Do not stir the sugar once it has come to a boil or it may crystallize. Continue boiling the mixture until it comes to 250F. Remove from the heat and take off the thermometer.

Turn the mixer on medium speed, and then gently and carefully pour the hot sugar syrup down the side of the bowl into the gelatin. Try to avoid getting the syrup on the whisk or it will harden. Don't worry if it foams up; just go slowly and carefully. When all the syrup has been added, cover the bowl with a cloth (to prevent spattering), increase the speed to high, and whip for 10-12 minutes, until it looks like a glossy meringue. This is basically homemade marshmallow fluff!

Working quickly, scrape off as much marshmallow mix as you can from the whisk. Use the stiff spatula to scrape the mixture into the pan. Get out as much as you can without making yourself crazy. You can wet your fingers and smooth the top so it's even. Let it sit out, uncovered, for 12-15 hours to cure.

Marshmallow Coating:
1 1/2 cups (6 ounces) powdered sugar
1/2 cup cornstarch

Stir these together in a bowl. This makes more mixture than you'll possibly need, but it's better to have too much. Sprinkle the top of the marshmallows with the powdered sugar mix. Then turn them out onto a large cutting board. You may need to pry them out of the pan (or coax them off the parchment with a paring knife, as the case may be). Sprinkle more powdered sugar over what is now the top.

Sprinkle the rest of the mixture into a shallow bowl or baking pan. You're going to roll each marshmallow in this to keep them from sticking together, and it's helpful if you have a large, flat dish to work in. Use a pizza cutter or sharp knife to cut strips, then squares, of marshmallow. I made strips about 1" wide, and then cut them in about 3/4" rectangles. (Guess they weren't really squares.) I used the pizza cutter and it worked very well and didn't stick. If your knife sticks, dip it in water after every few cuts. Toss each square in the mix to coat them evenly on all sides. I actually shook mine out in a fine mesh sieve because I didn't want too much extra powdered sugar mix in the gift bags. The next day, I tossed in a little more of the mix because I worried they were getting sticky.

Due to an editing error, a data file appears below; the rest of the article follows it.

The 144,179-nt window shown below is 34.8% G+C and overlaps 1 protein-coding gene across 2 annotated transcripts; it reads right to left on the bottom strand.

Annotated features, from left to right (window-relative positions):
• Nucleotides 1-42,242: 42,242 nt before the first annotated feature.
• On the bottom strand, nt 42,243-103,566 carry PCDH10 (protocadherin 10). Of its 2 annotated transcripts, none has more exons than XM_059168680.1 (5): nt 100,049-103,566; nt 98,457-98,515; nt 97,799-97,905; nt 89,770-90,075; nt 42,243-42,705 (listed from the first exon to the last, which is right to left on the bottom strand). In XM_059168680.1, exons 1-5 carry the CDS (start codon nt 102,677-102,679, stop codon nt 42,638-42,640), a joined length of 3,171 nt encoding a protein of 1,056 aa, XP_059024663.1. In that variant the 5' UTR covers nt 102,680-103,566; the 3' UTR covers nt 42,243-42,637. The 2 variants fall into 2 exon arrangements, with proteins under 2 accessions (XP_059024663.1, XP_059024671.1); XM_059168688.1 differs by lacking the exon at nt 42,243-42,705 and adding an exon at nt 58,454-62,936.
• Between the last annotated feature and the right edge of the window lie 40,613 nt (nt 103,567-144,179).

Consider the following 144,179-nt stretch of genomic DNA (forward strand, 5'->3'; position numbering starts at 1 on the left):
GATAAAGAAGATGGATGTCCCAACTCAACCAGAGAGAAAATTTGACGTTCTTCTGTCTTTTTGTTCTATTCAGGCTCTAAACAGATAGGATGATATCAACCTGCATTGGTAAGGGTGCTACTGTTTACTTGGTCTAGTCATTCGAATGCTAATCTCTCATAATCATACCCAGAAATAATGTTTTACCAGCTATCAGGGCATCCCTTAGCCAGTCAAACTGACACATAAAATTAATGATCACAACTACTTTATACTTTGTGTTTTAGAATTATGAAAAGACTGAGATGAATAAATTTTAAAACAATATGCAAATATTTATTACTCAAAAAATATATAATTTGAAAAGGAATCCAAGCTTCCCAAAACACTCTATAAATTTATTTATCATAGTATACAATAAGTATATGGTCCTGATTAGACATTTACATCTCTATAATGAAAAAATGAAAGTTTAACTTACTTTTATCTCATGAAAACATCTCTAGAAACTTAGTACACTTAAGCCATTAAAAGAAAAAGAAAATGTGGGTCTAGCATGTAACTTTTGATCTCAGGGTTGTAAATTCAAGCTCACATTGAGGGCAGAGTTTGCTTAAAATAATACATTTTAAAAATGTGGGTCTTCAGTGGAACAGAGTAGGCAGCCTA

These make great gifts, and they will also keep in an airtight container at room temperature for several weeks. You can keep the leftover marshmallow coating in a sealed container indefinitely and use it for your next batch!

Print this recipe.


Sandra Dee said…
What does one do with 100+ marshmallows at one time?
Gwyn said…
Yours look way better than mine! I think my recipe is pretty similar to yours, but it called for coating with just powdered sugar, not powdered sugar and cornstarch. I think your recipe's approach is better because my sugar coating got a little gunky.

And yes, what do you do with 100 marshamallows? After using about half up in s'mores kits, we still have a lot of marshmallows!
Jami said…
The cornstarch really helps. I've been using a mix of pwd sugar/cornstarch to dust my board when rolling out fondant, and it helps there, too - coats without getting sticky.

As to what we do with them (other than eat them), I packaged them up for our six neighbors with whom we exchange holiday treats!
Meg Johnston said…
What a cute idea! I have never attempted marshmallows before but it's on my list :)
Mary Bergfeld said…
I do a great deal of cooking but have never made marshmallows. You have inspired me. I hope you had a wonderful holiday and that the new year brings a full measure of good things your way. Blessings...Mary
I have been wanting to make marshmallows for a while now, ever since I learned it was possible, but have never actually bit the bullet and done it. You make it look so easy, and SO good! Great post, and great photos!
Jami said…
Thanks for the comments, everyone! These are really fun to make and not too hard if you're not afraid of getting just a little sticky. :-) Good luck!